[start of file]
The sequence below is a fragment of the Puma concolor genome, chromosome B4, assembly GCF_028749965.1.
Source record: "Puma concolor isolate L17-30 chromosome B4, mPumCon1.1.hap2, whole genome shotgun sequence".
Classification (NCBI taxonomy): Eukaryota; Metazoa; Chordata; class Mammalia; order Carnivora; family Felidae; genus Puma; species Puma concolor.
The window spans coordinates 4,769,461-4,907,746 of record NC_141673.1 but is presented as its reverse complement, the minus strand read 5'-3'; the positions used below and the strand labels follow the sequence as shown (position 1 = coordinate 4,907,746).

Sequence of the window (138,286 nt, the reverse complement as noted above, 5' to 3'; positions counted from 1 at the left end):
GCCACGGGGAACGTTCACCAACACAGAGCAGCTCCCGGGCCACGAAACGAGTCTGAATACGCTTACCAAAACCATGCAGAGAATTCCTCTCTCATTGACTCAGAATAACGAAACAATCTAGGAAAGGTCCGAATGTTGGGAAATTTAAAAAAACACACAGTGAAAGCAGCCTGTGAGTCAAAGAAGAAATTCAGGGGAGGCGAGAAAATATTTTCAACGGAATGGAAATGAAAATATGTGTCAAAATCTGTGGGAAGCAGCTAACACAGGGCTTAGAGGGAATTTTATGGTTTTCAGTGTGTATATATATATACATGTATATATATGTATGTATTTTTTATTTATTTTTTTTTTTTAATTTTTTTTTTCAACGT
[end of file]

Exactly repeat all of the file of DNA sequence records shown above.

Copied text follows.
The sequence below is a fragment of the Puma concolor genome, chromosome B4, assembly GCF_028749965.1.
Source record: "Puma concolor isolate L17-30 chromosome B4, mPumCon1.1.hap2, whole genome shotgun sequence".
Classification (NCBI taxonomy): Eukaryota; Metazoa; Chordata; class Mammalia; order Carnivora; family Felidae; genus Puma; species Puma concolor.
The window spans coordinates 4,769,461-4,907,746 of record NC_141673.1 but is presented as its reverse complement, the minus strand read 5'-3'; the positions used below and the strand labels follow the sequence as shown (position 1 = coordinate 4,907,746).

Sequence of the window (138,286 nt, the reverse complement as noted above, 5' to 3'; positions counted from 1 at the left end):
GCCACGGGGAACGTTCACCAACACAGAGCAGCTCCCGGGCCACGAAACGAGTCTGAATACGCTTACCAAAACCATGCAGAGAATTCCTCTCTCATTGACTCAGAATAACGAAACAATCTAGGAAAGGTCCGAATGTTGGGAAATTTAAAAAAACACACAGTGAAAGCAGCCTGTGAGTCAAAGAAGAAATTCAGGGGAGGCGAGAAAATATTTTCAACGGAATGGAAATGAAAATATGTGTCAAAATCTGTGGGAAGCAGCTAACACAGGGCTTAGAGGGAATTTTATGGTTTTCAGTGTGTATATATATATACATGTATATATATGTATGTATTTTTTATTTATTTTTTTTTTTTAATTTTTTTTTTCAACGT